C h a z z W r i t e s . c o m

Write and publish with love and fury.

#Retweet this Top Ten: For the love of Twitter

Though often useful, Twitter can be a strange place. For instance, I just discovered I’ve been blocked by a user who retweeted me. That was odd because I’ve never had a nasty exchange with them. What did I do? That bothered me for a few seconds.

No, that’s a lie.

It bothered me for about a minute. I hate a mystery, so I googled the user who blocked me and checked out their website. Into the second minute of cyber stalking I realized I was acting like a guy who should be blocked. I let it go and I’ll never know what terrible thing I did. (Cries into pillow, wipes tears, big breath…)

Besides, I was breaking my prime directive about Twitter. Twitter is for in-between times. It’s not a primary activity. Writing books is what I do. Everything else — bathing, childcare, self-respect — is secondary.

Tweet when you can’t do something more productive and keep it fun.

Here are ten more Twitter productivity tips: 

1. I look at a lot of Twitter profiles. If the avatar is just an egg, I don’t follow back. The default avatar suggests a spam account or a lack of care or effort.

2. If, in an attempt to be humorous, the profile description sounds aggressively mean, I don’t follow back. Why people do that is a mystery. It can’t be that effective, can it? Is that how mean people gather into rage storms across the Internet? (But don’t be too bland, either. Gimme some salt and sugar, please.)

3. If a Twitter profile says your name and then simply, “Author”? I don’t follow back.

I don’t think that’s enough effort even if you’re a really famous author. At least tell me your genre because readers don’t read everything. Add to your description so I have an idea what I’m getting into.

4. When I decide to follow someone, I’ll often look through their Twitter feed first. I want to get some sense of the user’s personality and interests or at least see if they tweet and retweet useful information. Don’t follow back too randomly. What use to me is a huge following of cement mixer companies?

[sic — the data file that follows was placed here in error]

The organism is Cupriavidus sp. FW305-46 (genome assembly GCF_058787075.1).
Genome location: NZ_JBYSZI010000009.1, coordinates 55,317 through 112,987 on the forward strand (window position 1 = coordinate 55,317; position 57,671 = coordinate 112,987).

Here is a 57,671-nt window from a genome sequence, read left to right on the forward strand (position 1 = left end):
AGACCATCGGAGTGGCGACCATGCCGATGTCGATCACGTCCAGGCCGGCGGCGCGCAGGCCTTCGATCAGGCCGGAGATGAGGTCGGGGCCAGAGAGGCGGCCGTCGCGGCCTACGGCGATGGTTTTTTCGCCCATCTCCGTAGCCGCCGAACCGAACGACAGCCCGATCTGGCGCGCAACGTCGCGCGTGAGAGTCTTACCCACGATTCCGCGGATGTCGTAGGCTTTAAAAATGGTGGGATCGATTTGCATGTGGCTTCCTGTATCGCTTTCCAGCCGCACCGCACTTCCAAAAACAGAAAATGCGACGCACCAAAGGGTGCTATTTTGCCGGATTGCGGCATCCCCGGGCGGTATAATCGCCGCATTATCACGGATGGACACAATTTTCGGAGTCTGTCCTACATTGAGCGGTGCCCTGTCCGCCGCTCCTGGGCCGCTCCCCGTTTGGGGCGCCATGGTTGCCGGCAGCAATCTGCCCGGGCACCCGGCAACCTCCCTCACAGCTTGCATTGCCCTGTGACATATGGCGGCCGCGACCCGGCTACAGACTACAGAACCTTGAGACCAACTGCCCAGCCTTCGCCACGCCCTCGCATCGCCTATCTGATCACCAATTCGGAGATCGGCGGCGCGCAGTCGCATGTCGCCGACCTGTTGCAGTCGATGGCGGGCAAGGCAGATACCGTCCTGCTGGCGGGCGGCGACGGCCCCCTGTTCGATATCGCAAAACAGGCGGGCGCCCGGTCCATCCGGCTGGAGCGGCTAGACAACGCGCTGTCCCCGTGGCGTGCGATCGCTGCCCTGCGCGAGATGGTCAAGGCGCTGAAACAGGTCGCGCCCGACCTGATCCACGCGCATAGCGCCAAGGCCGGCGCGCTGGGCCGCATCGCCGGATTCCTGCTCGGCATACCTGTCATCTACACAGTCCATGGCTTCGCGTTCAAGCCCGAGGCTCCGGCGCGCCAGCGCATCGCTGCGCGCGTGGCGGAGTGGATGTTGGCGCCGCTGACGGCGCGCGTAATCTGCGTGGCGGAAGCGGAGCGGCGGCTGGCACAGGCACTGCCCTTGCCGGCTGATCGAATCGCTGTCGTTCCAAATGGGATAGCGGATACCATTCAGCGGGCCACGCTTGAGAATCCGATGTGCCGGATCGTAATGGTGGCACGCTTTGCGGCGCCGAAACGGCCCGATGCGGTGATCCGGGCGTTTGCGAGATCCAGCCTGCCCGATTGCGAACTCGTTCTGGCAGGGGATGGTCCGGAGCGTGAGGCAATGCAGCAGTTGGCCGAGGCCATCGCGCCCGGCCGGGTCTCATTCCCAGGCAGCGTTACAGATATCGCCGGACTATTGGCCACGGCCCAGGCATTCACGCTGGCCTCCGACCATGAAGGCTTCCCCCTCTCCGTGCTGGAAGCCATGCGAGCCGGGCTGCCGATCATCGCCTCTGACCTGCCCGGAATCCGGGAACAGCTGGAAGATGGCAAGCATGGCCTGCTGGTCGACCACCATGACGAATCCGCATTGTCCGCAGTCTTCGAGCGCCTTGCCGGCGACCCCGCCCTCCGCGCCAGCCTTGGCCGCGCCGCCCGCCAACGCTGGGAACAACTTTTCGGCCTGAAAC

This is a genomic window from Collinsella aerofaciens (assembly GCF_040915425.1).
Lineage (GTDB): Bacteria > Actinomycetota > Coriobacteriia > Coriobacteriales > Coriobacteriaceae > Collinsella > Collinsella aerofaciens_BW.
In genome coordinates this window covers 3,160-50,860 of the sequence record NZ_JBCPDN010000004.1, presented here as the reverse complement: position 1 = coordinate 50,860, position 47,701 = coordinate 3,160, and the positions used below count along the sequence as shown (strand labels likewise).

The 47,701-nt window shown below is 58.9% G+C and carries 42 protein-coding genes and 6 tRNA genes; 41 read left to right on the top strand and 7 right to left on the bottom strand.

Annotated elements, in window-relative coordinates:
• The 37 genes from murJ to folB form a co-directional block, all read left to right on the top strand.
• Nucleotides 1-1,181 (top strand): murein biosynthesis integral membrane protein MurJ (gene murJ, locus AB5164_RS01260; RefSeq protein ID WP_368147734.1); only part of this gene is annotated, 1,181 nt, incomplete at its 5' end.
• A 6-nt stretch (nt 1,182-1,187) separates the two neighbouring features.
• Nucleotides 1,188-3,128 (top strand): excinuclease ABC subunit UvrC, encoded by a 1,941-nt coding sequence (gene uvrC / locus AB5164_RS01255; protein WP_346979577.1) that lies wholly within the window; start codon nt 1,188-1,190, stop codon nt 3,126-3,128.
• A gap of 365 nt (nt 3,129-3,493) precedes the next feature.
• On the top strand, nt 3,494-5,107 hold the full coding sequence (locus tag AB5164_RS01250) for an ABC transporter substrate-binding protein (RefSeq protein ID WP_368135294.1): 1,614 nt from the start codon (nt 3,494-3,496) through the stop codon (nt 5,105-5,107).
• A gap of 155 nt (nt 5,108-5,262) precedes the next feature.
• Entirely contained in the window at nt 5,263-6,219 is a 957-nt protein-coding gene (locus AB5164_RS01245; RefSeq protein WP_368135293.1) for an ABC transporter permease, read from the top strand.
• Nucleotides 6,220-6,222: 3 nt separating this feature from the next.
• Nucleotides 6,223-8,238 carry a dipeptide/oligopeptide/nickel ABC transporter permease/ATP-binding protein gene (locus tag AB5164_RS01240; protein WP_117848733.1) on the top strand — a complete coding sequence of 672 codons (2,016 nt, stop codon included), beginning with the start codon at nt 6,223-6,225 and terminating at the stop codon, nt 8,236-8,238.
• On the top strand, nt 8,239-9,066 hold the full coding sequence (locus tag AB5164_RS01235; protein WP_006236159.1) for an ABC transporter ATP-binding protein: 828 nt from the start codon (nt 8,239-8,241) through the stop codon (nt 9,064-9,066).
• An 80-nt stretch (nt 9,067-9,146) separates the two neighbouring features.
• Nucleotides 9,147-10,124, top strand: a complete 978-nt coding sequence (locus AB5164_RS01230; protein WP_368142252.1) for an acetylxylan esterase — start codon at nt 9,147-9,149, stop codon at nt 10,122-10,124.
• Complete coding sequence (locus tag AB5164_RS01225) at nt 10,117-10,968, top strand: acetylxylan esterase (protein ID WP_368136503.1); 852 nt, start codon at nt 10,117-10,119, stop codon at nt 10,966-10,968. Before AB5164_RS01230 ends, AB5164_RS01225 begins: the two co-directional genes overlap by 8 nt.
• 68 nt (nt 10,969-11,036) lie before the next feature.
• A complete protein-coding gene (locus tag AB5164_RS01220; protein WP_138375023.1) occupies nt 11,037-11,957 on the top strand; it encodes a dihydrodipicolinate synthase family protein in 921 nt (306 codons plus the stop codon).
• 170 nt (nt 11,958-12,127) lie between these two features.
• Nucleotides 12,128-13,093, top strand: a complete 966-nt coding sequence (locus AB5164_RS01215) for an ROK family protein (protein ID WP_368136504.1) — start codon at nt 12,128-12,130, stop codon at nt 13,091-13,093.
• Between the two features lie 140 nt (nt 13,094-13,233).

5. When I follow on Twitter, I don’t send DMs.

It’s not that I really see anything wrong with direct messages. Some people think direct messages to new followers are impolite or spammy. I don’t think they have to be. (You followed, after all. That implies a little bit of buy-in to me.) However, I don’t send DMs for a more practical reason: They rarely add value and my feed is overwhelmed with direct messages. It’s a time management thing and really, there are very few diamonds glittering under the outhouse.

6. Instead of sending a direct message to new followers, I generally try to retweet something from their feed. I’m looking for the helpful or humorous. If I see that and retweet it, that’s a way of acknowledging them without sending a generic direct message.

7. The favorite button is another way of acknowledging new and old followers. I used to think I’d use the favorite button as a reference to come back to the link. That doesn’t happen. I either read the link immediately or it’s somewhere far back in the rearview mirror. For time management purposes, I guess that’s best. I use it as a “like” button on Facebook.

8. Don’t just read your notifications feed looking for mentions of the magic that is you. You won’t get information or engagement that way. Just like a dinner party, if you are only interested in you, you’ll live alone in that fascination.

9. Don’t expect an acknowledgement for every retweet.

I read a rant from one Twitter user who got angry because she expected a thank you for each retweet. I’m generous with retweets of good material because I want to curate good stuff for my followers. Too many people retweet me for me to be able to thank them all individually. There are only so many hours in the day. (I do try to retweet or say thanks for devoted retweeters, but Twitter is a fast-paced assault of information so let’s not be too precious about it.) Share generously.

10. Don’t just curate good stuff. Generate sometimes, too. If I’m following you, it’s because I’m hoping you’re awesome. Let us get to know you. If you put out a decent amount of good information and make a few jokes, followers may even forgive you for the occasional plea to “Buy my book.” Just don’t use those exact words.

BONUS

I use Manageflitter.com to manage Twitter, delete fake followers and delete those who don’t follow back.

If you want to follow me, I’m @rchazzchute. That’d be nice…assuming you don’t sell cement mixers.

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4 Responses

  1. Reblogged this on Author P.S. Bartlett and commented:
    This is great stuff.

  2. Reblogged this on Armand Rosamilia and commented:
    Twitter Knowledge from RCC

  3. panikikubik says:

    I’m not at twitter. But I do understand the frustration of being blocked.
    Until recently, I wasn’t familiar with this blocking thing. I understand if someone wants to block someone who is rude. But if not. What happened to the words. “Thank you but or no thank you”. So your reaction was natural and I doubt it was at stalker level.

  4. juliemusil says:

    I love Twitter! I find (and share) so much useful information there.

    I used to thank everyone for each retweet, but I finally learned the “favorite” lesson. Much easier that way.

    Don’t worry about the one blocked person. There are plenty more to take their place 🙂

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